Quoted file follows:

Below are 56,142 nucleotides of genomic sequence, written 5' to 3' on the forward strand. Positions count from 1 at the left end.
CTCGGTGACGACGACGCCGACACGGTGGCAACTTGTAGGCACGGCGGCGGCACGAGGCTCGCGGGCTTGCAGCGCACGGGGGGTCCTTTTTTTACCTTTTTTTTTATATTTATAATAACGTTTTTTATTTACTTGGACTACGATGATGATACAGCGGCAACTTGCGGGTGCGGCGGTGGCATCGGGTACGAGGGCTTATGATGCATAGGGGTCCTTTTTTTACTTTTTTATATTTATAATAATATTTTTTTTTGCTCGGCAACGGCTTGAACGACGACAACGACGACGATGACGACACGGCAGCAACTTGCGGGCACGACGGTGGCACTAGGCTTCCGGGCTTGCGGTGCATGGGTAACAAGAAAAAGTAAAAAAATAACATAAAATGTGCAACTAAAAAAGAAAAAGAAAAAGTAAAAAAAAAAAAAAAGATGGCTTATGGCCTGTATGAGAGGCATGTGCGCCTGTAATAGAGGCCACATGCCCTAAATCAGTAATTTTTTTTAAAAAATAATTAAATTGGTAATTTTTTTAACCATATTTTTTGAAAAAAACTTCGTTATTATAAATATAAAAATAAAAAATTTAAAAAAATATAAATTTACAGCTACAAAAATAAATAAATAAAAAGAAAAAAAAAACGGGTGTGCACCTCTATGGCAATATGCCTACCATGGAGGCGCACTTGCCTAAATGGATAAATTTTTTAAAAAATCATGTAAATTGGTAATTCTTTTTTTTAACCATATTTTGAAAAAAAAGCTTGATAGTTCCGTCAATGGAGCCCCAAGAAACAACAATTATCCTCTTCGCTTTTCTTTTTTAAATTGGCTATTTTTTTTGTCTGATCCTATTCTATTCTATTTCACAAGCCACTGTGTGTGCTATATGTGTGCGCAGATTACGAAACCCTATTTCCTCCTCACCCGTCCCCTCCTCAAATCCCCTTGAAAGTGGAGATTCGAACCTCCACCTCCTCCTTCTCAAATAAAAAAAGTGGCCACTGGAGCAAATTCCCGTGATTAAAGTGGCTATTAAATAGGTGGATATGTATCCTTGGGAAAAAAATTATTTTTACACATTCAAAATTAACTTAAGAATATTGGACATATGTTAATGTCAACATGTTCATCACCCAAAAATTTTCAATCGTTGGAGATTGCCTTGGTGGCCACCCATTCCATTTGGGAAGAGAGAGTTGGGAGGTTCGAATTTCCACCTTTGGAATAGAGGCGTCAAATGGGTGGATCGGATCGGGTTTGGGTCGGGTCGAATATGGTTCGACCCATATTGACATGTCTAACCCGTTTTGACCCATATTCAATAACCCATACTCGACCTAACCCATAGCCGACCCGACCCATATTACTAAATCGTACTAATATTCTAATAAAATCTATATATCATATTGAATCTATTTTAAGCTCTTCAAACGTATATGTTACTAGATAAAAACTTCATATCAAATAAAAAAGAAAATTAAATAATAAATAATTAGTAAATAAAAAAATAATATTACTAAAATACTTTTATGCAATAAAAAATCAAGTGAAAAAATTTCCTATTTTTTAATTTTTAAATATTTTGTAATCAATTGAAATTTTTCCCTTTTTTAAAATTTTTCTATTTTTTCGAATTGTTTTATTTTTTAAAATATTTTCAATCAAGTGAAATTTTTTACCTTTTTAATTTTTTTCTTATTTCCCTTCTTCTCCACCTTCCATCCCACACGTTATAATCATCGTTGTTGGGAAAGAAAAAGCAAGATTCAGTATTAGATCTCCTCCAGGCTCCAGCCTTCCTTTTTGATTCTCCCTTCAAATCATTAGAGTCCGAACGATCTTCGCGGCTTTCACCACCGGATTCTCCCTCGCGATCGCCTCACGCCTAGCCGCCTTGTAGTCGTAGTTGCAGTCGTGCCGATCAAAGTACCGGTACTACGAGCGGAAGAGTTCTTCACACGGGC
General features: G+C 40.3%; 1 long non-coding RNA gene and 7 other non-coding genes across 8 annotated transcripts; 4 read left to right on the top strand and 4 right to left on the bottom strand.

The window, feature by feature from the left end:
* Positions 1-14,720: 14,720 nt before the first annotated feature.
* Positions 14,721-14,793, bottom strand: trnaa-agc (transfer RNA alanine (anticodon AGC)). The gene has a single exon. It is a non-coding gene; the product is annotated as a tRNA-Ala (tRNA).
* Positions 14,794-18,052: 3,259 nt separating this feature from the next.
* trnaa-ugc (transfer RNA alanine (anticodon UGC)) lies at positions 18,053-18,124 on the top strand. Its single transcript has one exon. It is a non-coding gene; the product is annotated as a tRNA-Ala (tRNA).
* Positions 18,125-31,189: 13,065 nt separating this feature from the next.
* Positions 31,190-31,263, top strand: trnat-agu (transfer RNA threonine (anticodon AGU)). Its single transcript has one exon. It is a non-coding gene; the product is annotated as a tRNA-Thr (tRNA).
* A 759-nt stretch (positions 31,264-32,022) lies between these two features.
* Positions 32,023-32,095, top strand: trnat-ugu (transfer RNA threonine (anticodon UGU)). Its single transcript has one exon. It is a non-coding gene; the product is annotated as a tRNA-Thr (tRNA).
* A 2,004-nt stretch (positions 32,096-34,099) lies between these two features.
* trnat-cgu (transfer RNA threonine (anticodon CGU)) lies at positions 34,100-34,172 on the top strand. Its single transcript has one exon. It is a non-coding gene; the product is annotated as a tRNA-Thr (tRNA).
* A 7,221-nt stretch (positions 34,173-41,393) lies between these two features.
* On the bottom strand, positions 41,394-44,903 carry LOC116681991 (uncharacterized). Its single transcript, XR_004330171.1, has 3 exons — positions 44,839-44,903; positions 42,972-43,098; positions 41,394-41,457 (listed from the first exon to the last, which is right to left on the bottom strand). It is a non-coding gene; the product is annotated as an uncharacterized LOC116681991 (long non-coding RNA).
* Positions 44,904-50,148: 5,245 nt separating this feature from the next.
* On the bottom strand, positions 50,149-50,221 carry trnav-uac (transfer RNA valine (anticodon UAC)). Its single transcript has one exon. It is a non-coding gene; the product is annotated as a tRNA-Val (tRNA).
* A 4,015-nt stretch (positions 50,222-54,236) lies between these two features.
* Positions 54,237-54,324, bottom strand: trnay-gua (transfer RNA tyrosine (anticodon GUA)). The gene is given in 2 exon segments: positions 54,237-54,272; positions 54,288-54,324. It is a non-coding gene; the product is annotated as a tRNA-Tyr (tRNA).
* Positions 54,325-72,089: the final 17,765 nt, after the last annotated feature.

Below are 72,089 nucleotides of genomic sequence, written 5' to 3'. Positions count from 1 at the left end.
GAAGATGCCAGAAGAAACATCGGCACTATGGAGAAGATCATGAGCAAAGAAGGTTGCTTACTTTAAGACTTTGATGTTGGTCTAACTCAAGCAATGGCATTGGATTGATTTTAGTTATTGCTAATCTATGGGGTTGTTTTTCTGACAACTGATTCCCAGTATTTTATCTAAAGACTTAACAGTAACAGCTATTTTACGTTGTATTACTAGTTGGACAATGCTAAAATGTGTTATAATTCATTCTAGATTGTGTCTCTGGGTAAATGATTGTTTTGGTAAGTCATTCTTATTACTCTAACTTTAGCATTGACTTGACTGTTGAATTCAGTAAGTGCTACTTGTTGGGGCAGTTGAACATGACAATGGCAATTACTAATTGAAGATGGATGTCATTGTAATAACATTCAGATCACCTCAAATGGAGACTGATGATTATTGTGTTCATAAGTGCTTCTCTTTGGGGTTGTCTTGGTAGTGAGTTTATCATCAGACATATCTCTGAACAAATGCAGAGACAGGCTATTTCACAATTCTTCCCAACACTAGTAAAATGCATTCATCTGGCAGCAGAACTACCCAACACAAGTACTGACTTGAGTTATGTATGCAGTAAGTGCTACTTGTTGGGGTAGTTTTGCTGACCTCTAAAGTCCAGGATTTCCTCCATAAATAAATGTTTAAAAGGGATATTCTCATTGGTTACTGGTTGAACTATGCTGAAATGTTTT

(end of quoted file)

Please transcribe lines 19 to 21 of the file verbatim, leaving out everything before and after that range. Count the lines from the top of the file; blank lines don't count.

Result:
* A 4,015-nt stretch (positions 50,222-54,236) lies between these two features.
* Positions 54,237-54,324, bottom strand: trnay-gua (transfer RNA tyrosine (anticodon GUA)). The gene is given in 2 exon segments: positions 54,237-54,272; positions 54,288-54,324. It is a non-coding gene; the product is annotated as a tRNA-Tyr (tRNA).
* Positions 54,325-72,089: the final 17,765 nt, after the last annotated feature.